STROCKBRIDGE, Mich. — Phil Weitlauf and his wife Barbara are both from Stockbridge.
Phil graduated from Stockbridge High School in 1960, and about a year later he joined the army.
Apart from being a veteran, Phil has another legacy: a pet cemetery in Lyon Charter Township. But, it isn't just any pet cemetery. No, the Michigan War Dog Memorial is one of only two cemeteries within the United States dedicated to K9s that have served our country.
"These K9s are veterans just like myself. They're a veteran," Phil said.
He has loved dogs his whole life, especially German Shepherds, and by 2011 he was searching for something to keep him busy post-retirement.
"I heard about this abandoned pet cemetery," Phil said. "So I took my trusted German Shepherd, Cody at that time — God bless her she's no longer with us. We went for a ride to check it out."
The cemetery was abandoned in 1985, which meant zero upkeep for more than 20 years.
"So I stood around, I looked at it and I turn — and I'm talking to my dog now — I said, 'Cody...somebody should do something about this,'" Phil said. "It's like, how many times have people said that, you know?"
Several weeks later, the cemetery was still on his mind.
"I said, 'Weitlauf, why don't you do something about it?'" Phil said. "I said, 'Let's go clean that place up.'"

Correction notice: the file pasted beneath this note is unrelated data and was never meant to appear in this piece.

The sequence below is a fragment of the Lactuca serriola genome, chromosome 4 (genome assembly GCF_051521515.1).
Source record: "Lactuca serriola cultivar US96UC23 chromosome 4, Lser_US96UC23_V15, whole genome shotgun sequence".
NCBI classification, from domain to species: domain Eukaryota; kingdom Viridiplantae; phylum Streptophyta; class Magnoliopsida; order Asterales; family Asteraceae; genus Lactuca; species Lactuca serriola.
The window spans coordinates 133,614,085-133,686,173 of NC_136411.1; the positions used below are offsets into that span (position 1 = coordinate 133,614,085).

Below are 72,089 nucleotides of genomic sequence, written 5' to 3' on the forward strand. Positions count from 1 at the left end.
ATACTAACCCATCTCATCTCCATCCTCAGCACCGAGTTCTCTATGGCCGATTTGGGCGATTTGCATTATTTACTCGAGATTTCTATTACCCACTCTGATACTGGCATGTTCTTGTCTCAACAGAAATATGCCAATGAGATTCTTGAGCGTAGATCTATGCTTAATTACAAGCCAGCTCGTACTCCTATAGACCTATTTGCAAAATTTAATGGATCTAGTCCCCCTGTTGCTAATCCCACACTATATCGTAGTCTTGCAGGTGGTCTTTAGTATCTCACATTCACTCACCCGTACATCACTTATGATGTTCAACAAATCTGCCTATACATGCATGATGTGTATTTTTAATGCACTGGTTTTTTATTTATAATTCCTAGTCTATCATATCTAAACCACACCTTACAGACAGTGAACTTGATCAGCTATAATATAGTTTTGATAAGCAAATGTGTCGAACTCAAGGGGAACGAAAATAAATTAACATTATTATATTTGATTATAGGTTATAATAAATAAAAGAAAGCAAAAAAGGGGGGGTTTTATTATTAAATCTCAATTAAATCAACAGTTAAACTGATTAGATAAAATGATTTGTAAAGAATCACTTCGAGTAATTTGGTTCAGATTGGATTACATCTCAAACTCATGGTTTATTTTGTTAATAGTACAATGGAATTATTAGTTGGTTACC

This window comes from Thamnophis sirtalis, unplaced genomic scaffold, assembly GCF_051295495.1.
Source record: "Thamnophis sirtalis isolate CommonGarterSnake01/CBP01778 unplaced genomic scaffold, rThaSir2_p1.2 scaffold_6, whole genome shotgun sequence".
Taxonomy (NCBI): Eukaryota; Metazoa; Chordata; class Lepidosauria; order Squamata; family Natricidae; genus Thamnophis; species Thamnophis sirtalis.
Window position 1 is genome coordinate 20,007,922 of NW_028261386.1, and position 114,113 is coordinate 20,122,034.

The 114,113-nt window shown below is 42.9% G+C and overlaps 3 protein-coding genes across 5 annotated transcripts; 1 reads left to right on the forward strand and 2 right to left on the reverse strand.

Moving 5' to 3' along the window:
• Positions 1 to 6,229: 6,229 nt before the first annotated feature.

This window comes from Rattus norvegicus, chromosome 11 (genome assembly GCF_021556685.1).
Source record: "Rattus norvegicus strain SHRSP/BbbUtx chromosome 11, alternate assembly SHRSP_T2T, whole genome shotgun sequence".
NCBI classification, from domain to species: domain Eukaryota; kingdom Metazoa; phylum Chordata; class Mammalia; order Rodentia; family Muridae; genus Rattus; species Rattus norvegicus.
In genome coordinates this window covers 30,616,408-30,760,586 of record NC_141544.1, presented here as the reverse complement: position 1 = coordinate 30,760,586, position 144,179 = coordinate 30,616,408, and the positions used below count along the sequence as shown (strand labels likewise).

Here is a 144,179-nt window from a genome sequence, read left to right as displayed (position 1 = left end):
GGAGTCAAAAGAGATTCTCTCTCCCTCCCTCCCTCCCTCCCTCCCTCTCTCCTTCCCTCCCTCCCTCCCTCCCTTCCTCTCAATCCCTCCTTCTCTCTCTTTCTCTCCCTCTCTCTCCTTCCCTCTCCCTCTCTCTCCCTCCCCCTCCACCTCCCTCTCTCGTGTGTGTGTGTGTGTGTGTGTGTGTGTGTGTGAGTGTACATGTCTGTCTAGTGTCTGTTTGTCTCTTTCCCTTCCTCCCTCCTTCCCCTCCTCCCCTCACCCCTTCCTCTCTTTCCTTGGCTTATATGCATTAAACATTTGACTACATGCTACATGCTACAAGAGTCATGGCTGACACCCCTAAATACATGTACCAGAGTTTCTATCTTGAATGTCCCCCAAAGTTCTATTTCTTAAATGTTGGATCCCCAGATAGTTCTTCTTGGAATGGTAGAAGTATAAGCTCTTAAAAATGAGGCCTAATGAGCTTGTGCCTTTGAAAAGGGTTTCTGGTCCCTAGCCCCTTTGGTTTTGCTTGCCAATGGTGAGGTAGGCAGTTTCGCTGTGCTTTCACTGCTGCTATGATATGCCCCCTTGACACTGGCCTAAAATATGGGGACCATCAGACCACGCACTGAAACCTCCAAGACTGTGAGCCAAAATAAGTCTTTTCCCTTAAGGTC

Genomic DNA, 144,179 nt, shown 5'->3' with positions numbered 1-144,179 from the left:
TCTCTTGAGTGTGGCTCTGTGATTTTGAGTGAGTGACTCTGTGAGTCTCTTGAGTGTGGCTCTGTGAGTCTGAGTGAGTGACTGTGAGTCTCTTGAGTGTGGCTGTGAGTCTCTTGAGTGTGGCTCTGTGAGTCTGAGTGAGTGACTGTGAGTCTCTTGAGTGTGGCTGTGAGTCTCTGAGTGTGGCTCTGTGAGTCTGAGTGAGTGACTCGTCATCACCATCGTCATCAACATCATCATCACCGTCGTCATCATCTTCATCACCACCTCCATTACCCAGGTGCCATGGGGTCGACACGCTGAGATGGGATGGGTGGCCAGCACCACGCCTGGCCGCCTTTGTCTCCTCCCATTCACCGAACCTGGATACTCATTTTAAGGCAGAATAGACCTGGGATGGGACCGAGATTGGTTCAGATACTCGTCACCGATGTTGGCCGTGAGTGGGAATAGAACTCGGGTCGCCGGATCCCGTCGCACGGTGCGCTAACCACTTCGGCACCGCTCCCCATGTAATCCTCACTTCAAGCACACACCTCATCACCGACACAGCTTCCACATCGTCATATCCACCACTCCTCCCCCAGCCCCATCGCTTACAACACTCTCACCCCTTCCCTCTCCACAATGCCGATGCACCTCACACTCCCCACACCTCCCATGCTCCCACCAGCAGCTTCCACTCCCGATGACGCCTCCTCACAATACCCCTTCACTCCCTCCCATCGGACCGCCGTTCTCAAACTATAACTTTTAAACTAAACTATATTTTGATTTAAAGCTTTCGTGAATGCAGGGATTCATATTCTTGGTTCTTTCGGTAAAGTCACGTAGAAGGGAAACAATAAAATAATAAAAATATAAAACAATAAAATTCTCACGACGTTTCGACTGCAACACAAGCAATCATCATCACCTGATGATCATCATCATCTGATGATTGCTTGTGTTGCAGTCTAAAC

So, he did. Phil got ahold of his veteran buddies and K9 supporters and got to work. It took them two years.
"Then we got permission to do interments," Phil said. "Kind of like the grandfather clause, it was already a cemetery. So, we established at that time we would do military dogs and law enforcement."
Though Lyon Charter Township owns the land, Phil and the other volunteers do all the work. A local landscaper even maintains the land for free.
"We're all volunteers — all of us," Phil said. "Nobody gets paid anything doing what we do."
So why do they do it?
"I want to make sure that these dogs who sacrifice themselves, who service every day, that when their time comes, that they have a final resting place with honors," Phil said. "That's what we do."
Captain Gordon Morse is a retired Dearborn police officer. After a decade together, his K9, a German Shepherd named Worf, passed away in September.
"I was so blown away by, not only everything that they did for me at the funeral in honor of Worf, but the amount of people that showed up" Morse said.
He said a lot of his friends and family showed up, but a lot of volunteers did, too.
"The war dog memorial also just had so many volunteers that were there, each of them doing something different," Morse said. "All of them spending time on their own to give this beautiful ceremony at no cost to the handler, it's just absolutely amazing. All my family and loved ones that went called me afterwards and they were just, 'We cannot believe how awesome that was.'"
Since it opened in 2013, 55 K9s from across the country have been buried at the Lyon Charter Township cemetery.
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